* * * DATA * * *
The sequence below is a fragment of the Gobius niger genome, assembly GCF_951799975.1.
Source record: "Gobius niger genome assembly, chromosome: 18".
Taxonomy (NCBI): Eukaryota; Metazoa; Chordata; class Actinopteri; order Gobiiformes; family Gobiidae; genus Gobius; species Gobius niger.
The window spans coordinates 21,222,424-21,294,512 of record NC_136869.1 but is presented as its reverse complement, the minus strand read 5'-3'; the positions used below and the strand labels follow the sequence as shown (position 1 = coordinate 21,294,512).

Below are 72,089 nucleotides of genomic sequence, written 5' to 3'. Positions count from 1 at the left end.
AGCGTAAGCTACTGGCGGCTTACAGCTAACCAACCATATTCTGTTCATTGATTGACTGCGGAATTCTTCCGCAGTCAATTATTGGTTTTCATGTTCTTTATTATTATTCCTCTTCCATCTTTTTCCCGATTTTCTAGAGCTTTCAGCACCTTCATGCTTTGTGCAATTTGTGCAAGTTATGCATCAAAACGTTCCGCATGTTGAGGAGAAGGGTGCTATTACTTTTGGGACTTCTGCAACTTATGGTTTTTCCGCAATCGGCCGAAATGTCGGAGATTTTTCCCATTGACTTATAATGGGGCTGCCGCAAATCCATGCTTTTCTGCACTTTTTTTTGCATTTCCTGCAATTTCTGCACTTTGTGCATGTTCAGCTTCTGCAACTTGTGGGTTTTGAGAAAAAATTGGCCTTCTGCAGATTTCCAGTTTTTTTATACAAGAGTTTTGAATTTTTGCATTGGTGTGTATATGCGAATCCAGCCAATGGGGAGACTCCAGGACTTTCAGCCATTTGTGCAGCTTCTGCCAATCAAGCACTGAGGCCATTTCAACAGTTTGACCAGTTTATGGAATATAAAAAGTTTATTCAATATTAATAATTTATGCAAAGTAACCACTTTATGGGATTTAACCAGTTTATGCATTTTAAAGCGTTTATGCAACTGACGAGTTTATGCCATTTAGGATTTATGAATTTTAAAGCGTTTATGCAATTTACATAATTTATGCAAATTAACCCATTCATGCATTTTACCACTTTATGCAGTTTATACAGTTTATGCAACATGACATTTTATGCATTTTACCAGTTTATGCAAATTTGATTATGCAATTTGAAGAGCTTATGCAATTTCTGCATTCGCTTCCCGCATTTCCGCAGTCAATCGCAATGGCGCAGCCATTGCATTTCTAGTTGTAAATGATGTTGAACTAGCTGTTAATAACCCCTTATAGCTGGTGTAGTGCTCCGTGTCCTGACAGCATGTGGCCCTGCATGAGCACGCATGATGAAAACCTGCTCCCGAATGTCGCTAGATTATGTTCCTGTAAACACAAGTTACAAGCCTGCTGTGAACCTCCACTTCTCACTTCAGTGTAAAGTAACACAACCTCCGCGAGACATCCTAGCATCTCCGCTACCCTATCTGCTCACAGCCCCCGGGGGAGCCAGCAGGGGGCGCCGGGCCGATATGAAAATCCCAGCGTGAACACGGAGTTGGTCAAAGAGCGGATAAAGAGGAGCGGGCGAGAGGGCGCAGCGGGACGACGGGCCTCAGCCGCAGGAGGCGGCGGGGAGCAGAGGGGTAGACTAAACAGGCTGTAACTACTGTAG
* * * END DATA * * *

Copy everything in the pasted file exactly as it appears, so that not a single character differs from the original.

The sequence below is a fragment of the Gobius niger genome, assembly GCF_951799975.1.
Source record: "Gobius niger genome assembly, chromosome: 18".
Taxonomy (NCBI): Eukaryota; Metazoa; Chordata; class Actinopteri; order Gobiiformes; family Gobiidae; genus Gobius; species Gobius niger.
The window spans coordinates 21,222,424-21,294,512 of record NC_136869.1 but is presented as its reverse complement, the minus strand read 5'-3'; the positions used below and the strand labels follow the sequence as shown (position 1 = coordinate 21,294,512).

Below are 72,089 nucleotides of genomic sequence, written 5' to 3'. Positions count from 1 at the left end.
AGCGTAAGCTACTGGCGGCTTACAGCTAACCAACCATATTCTGTTCATTGATTGACTGCGGAATTCTTCCGCAGTCAATTATTGGTTTTCATGTTCTTTATTATTATTCCTCTTCCATCTTTTTCCCGATTTTCTAGAGCTTTCAGCACCTTCATGCTTTGTGCAATTTGTGCAAGTTATGCATCAAAACGTTCCGCATGTTGAGGAGAAGGGTGCTATTACTTTTGGGACTTCTGCAACTTATGGTTTTTCCGCAATCGGCCGAAATGTCGGAGATTTTTCCCATTGACTTATAATGGGGCTGCCGCAAATCCATGCTTTTCTGCACTTTTTTTTGCATTTCCTGCAATTTCTGCACTTTGTGCATGTTCAGCTTCTGCAACTTGTGGGTTTTGAGAAAAAATTGGCCTTCTGCAGATTTCCAGTTTTTTTATACAAGAGTTTTGAATTTTTGCATTGGTGTGTATATGCGAATCCAGCCAATGGGGAGACTCCAGGACTTTCAGCCATTTGTGCAGCTTCTGCCAATCAAGCACTGAGGCCATTTCAACAGTTTGACCAGTTTATGGAATATAAAAAGTTTATTCAATATTAATAATTTATGCAAAGTAACCACTTTATGGGATTTAACCAGTTTATGCATTTTAAAGCGTTTATGCAACTGACGAGTTTATGCCATTTAGGATTTATGAATTTTAAAGCGTTTATGCAATTTACATAATTTATGCAAATTAACCCATTCATGCATTTTACCACTTTATGCAGTTTATACAGTTTATGCAACATGACATTTTATGCATTTTACCAGTTTATGCAAATTTGATTATGCAATTTGAAGAGCTTATGCAATTTCTGCATTCGCTTCCCGCATTTCCGCAGTCAATCGCAATGGCGCAGCCATTGCATTTCTAGTTGTAAATGATGTTGAACTAGCTGTTAATAACCCCTTATAGCTGGTGTAGTGCTCCGTGTCCTGACAGCATGTGGCCCTGCATGAGCACGCATGATGAAAACCTGCTCCCGAATGTCGCTAGATTATGTTCCTGTAAACACAAGTTACAAGCCTGCTGTGAACCTCCACTTCTCACTTCAGTGTAAAGTAACACAACCTCCGCGAGACATCCTAGCATCTCCGCTACCCTATCTGCTCACAGCCCCCGGGGGAGCCAGCAGGGGGCGCCGGGCCGATATGAAAATCCCAGCGTGAACACGGAGTTGGTCAAAGAGCGGATAAAGAGGAGCGGGCGAGAGGGCGCAGCGGGACGACGGGCCTCAGCCGCAGGAGGCGGCGGGGAGCAGAGGGGTAGACTAAACAGGCTGTAACTACTGTAG